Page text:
Back to M. Cicero: Loyalty and trust are fundamental for justice and a working system of law. No rule of law is possible without essential trust. That means reliability, stability, and truthfulness in behavior, manners and verbal proclamations. Therefore, it is constructive to keep the law clear, simple, short and to refrain from ‘motorized’ legislation. The law shall also not serve any cults. A healthy dose of skepticism is recommended.

Trust and faith must be mutual among citizens and state organs, and between state organs themselves. If provisions of law, especially criminal law, become nasty and tiresome (in the past, segregation and influx control and now quota systems and dubious hate speech regulations) the law itself is ridiculed, and necessary obedience will no longer be understood. If state organs do not care about the law or do not care what responsible organs do and say, the citizens will not care either. ‘Trust is fine but controlling is better’ is a typical Bolshie quote, but the opposite is true. A well structured legal system is running without too much control. Excessive control systems give birth to many kinds of corruption, especially the ‘envelope’. The fish always smells from the head. As the master so the servants. That cannot be repeated often enough. By writing and then managing law, we have to start from an adequate average assumption and a realistic anthropology. Most state interventions are counterproductive, unnecessary and are driven by political Romanticism or a policy of illusions. After crime has been defined, fighting crime starts with cultural (in the most extensive, Latin sense of the word) work and a certain degree of discipline must be enforced. Then, remaining criminal acts may be few and the objects of work for criminal police and courts.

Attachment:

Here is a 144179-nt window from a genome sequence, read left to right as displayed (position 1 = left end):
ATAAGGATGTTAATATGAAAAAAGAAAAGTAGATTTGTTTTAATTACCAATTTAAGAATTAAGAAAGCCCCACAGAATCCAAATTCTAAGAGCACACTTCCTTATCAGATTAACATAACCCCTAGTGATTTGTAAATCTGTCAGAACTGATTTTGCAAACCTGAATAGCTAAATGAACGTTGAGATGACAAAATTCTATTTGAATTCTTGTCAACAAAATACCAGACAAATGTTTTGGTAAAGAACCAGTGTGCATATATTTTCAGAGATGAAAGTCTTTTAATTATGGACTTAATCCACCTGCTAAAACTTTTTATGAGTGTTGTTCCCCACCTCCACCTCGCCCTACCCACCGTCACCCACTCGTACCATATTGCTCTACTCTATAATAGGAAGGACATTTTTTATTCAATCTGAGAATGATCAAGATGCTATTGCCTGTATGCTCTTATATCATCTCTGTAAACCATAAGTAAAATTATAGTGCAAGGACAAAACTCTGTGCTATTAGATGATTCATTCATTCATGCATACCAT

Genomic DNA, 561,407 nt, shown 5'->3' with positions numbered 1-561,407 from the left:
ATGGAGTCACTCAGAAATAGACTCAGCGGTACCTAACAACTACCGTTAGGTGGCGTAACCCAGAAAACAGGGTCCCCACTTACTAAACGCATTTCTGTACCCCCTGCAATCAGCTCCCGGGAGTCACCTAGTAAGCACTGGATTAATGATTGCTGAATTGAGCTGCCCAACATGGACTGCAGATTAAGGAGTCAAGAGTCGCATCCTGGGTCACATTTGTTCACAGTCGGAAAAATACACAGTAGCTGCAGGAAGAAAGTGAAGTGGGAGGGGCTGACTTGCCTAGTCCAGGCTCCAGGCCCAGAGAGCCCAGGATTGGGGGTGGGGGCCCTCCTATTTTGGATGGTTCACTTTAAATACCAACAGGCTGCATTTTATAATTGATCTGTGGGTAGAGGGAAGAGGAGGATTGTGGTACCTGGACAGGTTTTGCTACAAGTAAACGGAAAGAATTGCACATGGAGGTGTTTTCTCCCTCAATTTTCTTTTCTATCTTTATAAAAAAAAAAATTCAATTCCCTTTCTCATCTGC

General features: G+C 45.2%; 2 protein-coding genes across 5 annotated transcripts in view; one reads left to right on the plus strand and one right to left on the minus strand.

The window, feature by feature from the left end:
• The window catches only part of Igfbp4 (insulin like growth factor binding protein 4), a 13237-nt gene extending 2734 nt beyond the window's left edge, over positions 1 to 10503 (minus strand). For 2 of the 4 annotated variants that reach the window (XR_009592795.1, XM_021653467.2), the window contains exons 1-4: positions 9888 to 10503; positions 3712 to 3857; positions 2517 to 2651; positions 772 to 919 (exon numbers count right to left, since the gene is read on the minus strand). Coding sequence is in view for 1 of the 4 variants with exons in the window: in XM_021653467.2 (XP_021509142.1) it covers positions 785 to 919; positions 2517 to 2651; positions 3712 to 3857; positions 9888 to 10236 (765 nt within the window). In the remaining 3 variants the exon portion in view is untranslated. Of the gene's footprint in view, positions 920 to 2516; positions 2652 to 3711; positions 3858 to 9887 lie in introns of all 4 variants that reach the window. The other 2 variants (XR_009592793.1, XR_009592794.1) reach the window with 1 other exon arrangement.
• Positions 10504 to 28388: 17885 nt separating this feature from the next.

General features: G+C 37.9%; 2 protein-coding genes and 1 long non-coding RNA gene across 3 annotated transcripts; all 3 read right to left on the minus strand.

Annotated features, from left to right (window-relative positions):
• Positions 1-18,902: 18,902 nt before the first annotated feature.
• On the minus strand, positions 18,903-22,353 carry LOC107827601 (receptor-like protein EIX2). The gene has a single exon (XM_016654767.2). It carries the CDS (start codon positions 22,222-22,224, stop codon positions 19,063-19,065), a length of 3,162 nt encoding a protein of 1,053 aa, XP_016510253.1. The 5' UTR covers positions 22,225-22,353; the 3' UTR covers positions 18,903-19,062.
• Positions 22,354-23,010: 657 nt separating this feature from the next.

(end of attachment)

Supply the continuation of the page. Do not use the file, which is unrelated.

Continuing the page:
Nullum crimen sine lege certum. But also: nullum crimen sine poena efficax. Justice must be done, but it must also be seen to be done and, of course, felt. Efficiency is not repressive, as social justice warriors say, or even’ fascist’, but one undeletable property of law administration. Nearly every crime is organized. What is actually understood with that term is an ongoing, business-like organized structure of criminals. Such structures will always try to influence or take control of state organs. In the worst case, both structures are interwoven and the citizens (sheep) cannot see any difference between wolves and sheepdogs. The term ‘corruption’ derives from the Latin word ‘corruptio’, meaning to ruin, spoil, or seduce. The term is related to the word ‘corruo, rui’, meaning to break or fall down, to perish, or to corrode. Bribery is just the consequence of primary corruption. Fighting corruption starts with refraining to give the traffic policeman money. The more regulations against corruption, the more control necessary, and the more bribery. That goes then ad infinitum in a vicious cycle.

The worst case is a state consumed by civil or subversive war, with no separations between criminal and political acts and acts of law substituted by factual measures; which can mean one thing today and another thing tomorrow. The framework and hierarchies of institutions are then replaced by suddenly created busybodies and execution, based on very vague orders of political leadership. Which states come into our mind? Still, hopefully far away from the worst case, we can still reorganize Law and especially criminal Law according to the classic rules combining liberty with efficiency.